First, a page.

How to Encourage Customers to Write Reviews: 6 Powerful Tips

Customers consider many factors before making a purchase and always prefer tried and tested products. This reliance on other people’s experiences makes customer reviews and ratings crucial in decision-making.


Just think back to a time in recent history when a positive customer review resulted in you choosing — or not choosing — a particular product or service.


Whether it’s a star rating, written, or both, customer reviews are a valuable tool because they:


  1. They build your brand’s reputation

  2. Determine how a customer will perceive your product - products reviewed highly by other customers are considered more trustworthy, and

  3. Reduce your customer acquisition cost


According to McKinsey, “peer purchasing insights seem to have more influence on consumers than any marketing strategy.”


Even a marginal change in ratings can bring on explosive growth (or decline) for your products: tiny changes in star ratings can change product purchases by 30% to 200%, depending on the product category.


While getting customers to leave positive reviews for your business may seem challenging, this article will show you six quick, easy, and proven solutions that you can likely start using today to encourage customers to write reviews.


6 Ways to Get Customers to Leave Reviews

If you’re wondering how to encourage customers to write reviews, start by answering the following questions:


  1. Have you just started, or do you already have well-established reviews?

  2. Do you offer personalized services or standardized products?


Keep the nature and environment of your business in mind while using the following methods to get reviews.


1. Use Review Requests After Making a Sale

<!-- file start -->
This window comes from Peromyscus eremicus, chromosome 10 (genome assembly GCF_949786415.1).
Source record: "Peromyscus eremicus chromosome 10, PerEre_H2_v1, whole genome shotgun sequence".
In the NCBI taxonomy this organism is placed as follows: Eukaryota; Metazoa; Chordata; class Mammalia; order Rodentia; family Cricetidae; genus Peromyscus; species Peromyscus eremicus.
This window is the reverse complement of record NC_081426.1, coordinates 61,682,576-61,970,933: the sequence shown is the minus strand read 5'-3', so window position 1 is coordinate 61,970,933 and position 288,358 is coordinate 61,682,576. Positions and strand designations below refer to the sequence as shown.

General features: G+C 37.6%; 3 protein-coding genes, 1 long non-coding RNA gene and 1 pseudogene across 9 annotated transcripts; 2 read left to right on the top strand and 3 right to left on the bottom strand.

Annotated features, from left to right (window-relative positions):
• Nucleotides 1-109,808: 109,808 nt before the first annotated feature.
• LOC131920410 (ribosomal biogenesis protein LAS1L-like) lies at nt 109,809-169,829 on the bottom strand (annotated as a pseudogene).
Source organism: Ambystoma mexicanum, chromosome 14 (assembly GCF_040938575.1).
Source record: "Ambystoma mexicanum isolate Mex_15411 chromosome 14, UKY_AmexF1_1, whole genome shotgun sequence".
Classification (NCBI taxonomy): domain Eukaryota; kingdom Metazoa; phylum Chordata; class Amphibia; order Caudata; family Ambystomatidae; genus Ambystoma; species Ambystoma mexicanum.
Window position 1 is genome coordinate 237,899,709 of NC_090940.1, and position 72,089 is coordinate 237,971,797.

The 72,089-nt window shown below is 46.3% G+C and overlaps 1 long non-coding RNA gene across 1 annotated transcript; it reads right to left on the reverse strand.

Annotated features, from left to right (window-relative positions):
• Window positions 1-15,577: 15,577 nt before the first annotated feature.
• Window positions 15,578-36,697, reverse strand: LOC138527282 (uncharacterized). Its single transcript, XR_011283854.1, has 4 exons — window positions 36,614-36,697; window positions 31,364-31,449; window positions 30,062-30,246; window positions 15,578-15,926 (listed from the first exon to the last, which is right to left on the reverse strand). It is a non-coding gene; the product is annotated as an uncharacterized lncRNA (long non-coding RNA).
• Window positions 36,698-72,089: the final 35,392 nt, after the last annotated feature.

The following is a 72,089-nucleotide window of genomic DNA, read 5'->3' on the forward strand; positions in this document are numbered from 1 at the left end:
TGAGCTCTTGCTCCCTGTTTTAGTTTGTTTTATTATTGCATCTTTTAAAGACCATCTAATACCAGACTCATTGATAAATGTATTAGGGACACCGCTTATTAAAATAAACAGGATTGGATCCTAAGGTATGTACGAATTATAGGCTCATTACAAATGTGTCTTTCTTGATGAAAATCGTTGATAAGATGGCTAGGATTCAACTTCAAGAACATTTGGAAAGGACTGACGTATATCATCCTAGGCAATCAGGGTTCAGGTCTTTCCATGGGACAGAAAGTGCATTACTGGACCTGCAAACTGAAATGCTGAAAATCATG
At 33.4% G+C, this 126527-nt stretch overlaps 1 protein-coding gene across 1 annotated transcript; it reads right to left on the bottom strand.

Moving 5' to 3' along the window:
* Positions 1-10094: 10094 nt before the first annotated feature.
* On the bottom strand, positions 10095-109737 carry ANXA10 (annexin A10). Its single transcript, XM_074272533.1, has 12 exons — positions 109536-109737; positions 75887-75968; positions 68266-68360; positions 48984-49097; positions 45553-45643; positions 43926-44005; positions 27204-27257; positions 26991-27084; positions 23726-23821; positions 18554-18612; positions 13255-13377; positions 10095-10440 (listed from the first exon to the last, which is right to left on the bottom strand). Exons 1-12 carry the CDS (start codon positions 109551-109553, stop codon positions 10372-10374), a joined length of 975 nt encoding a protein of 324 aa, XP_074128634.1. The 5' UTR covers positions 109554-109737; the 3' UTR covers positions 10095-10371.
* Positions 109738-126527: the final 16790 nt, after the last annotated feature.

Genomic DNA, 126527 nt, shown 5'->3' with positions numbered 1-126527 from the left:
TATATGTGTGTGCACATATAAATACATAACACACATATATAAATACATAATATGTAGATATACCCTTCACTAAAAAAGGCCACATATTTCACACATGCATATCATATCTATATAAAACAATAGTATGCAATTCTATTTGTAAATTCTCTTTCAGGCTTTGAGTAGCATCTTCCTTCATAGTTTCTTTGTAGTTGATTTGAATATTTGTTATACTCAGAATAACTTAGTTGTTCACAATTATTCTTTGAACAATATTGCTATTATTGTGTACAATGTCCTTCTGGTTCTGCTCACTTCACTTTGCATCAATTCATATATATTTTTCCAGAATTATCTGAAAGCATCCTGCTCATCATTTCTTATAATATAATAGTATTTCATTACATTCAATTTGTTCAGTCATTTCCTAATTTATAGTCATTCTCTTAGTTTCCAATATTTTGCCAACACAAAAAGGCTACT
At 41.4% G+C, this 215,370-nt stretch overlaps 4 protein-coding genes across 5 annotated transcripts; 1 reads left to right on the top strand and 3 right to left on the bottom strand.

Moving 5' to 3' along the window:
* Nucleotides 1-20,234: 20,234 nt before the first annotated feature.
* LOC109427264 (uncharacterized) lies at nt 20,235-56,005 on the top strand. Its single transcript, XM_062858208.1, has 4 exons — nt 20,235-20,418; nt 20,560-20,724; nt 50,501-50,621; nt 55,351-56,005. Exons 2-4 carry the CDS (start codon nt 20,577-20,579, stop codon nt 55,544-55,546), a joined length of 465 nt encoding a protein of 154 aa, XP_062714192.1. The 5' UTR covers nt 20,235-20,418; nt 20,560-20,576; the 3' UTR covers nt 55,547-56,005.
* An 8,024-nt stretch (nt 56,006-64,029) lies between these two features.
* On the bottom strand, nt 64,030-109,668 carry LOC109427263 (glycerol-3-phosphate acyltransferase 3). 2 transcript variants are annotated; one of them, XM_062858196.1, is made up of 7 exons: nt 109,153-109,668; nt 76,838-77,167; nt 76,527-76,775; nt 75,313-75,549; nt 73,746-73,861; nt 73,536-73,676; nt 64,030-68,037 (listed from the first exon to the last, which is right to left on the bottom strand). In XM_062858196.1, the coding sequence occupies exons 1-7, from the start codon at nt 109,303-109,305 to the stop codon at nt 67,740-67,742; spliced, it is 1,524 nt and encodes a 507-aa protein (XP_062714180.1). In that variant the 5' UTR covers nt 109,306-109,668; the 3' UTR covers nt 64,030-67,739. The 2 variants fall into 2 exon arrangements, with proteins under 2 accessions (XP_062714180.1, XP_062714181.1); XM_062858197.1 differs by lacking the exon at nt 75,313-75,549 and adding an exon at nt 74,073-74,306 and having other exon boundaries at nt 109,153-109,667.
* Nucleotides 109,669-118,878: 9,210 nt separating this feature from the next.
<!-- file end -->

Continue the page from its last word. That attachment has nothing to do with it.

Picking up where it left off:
While this may sound like the most obvious thing to do, sometimes just asking your customers is enough.


If you genuinely believe that your products or services are good and you provide them with high-quality customer service, people will be happy to write you a positive review or at least rate their experience. 


The best time to ask your customers for a review depends on your product. For example, a company selling shoes or clothes might want to wait for 15-20 days so that their customers have an opportunity to use their products. On the other hand, a company selling perishables should wait for a shorter duration.


If you offer a physical service, it’s worth asking your (hopefully) happy customers to write a review right after their dirty windows are now clean or their tight muscles are now relaxed.


Some people feel that that might be pushy or awkward. If that’s you, sending customers an SMS or email that provides links to your website is a great way to make sure you’re still generating positive customer reviews.


You can also display a QR code in your store or on business cards that will direct customers to whichever review sites you might have on Google, Facebook, or your business’ website where they can review your products or services, and hopefully maintain or even boost your average star rating.


It's worth noting that this is different from a Net Promoter Score, which measures a company's customer loyalty and satisfaction by asking a single-question survey and getting a score from -100 to +100 (with a higher score being better).


2. Send a Follow-up 

Sometimes asking once is not enough. Your customers may be busy and, in all probability, interact with many brands daily.


Whether you write it manually or it’s built into a review campaign, you can send a follow-up email reminding your customer to write a review for you. This is especially easy if you have an eCommerce business, because you can directly send an email once the customer has made a purchase as part of your review funnel.


A few other ways of doing this are sending periodic SMSs to customers and putting up social media posts that encourage and even incentivize reviews.